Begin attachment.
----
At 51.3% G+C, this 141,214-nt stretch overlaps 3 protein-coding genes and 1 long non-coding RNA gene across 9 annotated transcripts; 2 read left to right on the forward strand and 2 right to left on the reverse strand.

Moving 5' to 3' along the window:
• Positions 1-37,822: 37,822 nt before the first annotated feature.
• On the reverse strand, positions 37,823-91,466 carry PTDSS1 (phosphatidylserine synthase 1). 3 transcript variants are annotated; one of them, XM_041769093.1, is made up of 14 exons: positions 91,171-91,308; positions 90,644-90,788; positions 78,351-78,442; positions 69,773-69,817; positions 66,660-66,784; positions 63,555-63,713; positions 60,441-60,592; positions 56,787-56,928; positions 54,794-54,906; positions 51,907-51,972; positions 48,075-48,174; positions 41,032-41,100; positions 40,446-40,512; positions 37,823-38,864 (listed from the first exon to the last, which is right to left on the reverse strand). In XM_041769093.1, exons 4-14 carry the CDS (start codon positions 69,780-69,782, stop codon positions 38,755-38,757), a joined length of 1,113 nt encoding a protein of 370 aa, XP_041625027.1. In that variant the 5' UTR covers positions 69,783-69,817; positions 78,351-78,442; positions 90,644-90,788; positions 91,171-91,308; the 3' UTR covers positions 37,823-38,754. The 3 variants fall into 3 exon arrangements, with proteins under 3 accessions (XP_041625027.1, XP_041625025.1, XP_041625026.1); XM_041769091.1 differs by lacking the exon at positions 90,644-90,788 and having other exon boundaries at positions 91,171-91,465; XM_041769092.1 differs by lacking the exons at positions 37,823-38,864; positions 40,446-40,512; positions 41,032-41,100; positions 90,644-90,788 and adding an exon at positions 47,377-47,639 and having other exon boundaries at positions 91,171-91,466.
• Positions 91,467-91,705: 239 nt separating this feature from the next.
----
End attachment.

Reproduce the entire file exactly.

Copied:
At 51.3% G+C, this 141,214-nt stretch overlaps 3 protein-coding genes and 1 long non-coding RNA gene across 9 annotated transcripts; 2 read left to right on the forward strand and 2 right to left on the reverse strand.

Moving 5' to 3' along the window:
• Positions 1-37,822: 37,822 nt before the first annotated feature.
• On the reverse strand, positions 37,823-91,466 carry PTDSS1 (phosphatidylserine synthase 1). 3 transcript variants are annotated; one of them, XM_041769093.1, is made up of 14 exons: positions 91,171-91,308; positions 90,644-90,788; positions 78,351-78,442; positions 69,773-69,817; positions 66,660-66,784; positions 63,555-63,713; positions 60,441-60,592; positions 56,787-56,928; positions 54,794-54,906; positions 51,907-51,972; positions 48,075-48,174; positions 41,032-41,100; positions 40,446-40,512; positions 37,823-38,864 (listed from the first exon to the last, which is right to left on the reverse strand). In XM_041769093.1, exons 4-14 carry the CDS (start codon positions 69,780-69,782, stop codon positions 38,755-38,757), a joined length of 1,113 nt encoding a protein of 370 aa, XP_041625027.1. In that variant the 5' UTR covers positions 69,783-69,817; positions 78,351-78,442; positions 90,644-90,788; positions 91,171-91,308; the 3' UTR covers positions 37,823-38,754. The 3 variants fall into 3 exon arrangements, with proteins under 3 accessions (XP_041625027.1, XP_041625025.1, XP_041625026.1); XM_041769091.1 differs by lacking the exon at positions 90,644-90,788 and having other exon boundaries at positions 91,171-91,465; XM_041769092.1 differs by lacking the exons at positions 37,823-38,864; positions 40,446-40,512; positions 41,032-41,100; positions 90,644-90,788 and adding an exon at positions 47,377-47,639 and having other exon boundaries at positions 91,171-91,466.
• Positions 91,467-91,705: 239 nt separating this feature from the next.